Wednesday, January 31, 2007


Lance Fortnow recently devoted a post to The Bourbaki Lecture. Reading his post, reminded me that I had in mind of scribbling a couple of lines on the book Bourbaki: A Secret Society of Mathematicians by Maurice Mashaal, Pour la Science - AMS, 2006, 168 pp. I came across that book while looking for another one at the university library, and decided to borrow it. I am glad I did!

For one, I did not know that André Weil (1906-1998) introduced the symbol for the empty set that we now universally use. (A whole issue of the Notices of the AMS is devoted to Weil.) Nor did I know that Boubarki coined the terms injection, surjection and bijection, and invented the notion of filter. Not to mention the striking similarity between André Weil and Eugenio Moggi! (Eugenio, I hope that you don't mind me mentioning this!)

More seriously, I really enjoyed reading that book, and I warmly recommend it. It tells what was good, and what was bad, with Bourbaki and its view of mathematics. It is also full of eminently quotable sentences from the Bourbaki members. Examples?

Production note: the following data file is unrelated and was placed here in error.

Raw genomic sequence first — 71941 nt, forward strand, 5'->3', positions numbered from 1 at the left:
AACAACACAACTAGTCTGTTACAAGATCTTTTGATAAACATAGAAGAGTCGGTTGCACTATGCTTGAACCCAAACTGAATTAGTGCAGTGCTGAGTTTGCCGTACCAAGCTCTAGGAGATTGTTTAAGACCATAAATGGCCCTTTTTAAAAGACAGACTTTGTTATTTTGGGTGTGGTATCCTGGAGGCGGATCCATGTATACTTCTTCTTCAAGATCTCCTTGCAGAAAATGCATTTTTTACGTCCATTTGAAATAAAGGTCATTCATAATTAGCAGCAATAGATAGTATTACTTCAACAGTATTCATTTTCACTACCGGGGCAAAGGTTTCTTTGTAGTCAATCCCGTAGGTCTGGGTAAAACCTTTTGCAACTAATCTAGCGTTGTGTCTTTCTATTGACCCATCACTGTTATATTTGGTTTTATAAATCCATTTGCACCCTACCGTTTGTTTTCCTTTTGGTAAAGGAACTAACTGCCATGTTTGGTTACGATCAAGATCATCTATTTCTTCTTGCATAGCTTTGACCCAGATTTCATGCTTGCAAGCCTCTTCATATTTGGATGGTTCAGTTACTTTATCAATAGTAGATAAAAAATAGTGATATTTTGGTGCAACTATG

"You can't do good work in applied mathematics until you can do good work in pure mathematics." (Jean Dieudonné (1906-1992), cited on p. 119)

"[...] logic is the mathematician's hygiene, but it does not provide his meals. The big problems constitute the daily bread on which he lives." (André Weil in The Future of Mathematics, 1948) Shame on you Weil!

The closing paragraph of the book is poignant:

"Despite some mistakes, Bourbaki did add a little to the "honour of the human spirit." In an era when sports and money are such great idols of civilization, this is no small virtue."

Indeed, not to mention that the members of Bourbaki have included some of the greatest mathematical minds of the last century.

Great minds can also make great mistakes (for instance, Bourbaki's disdain of probability theory had a very negative effect on French work in that very important area of mathematics, and Bourbaki was very dogmatic in his view of mathematics), and one of the virtues of the book is that these are not swept under the carpet. Read it, and form your own opinion on this non-existent, and most prolific mathematician.

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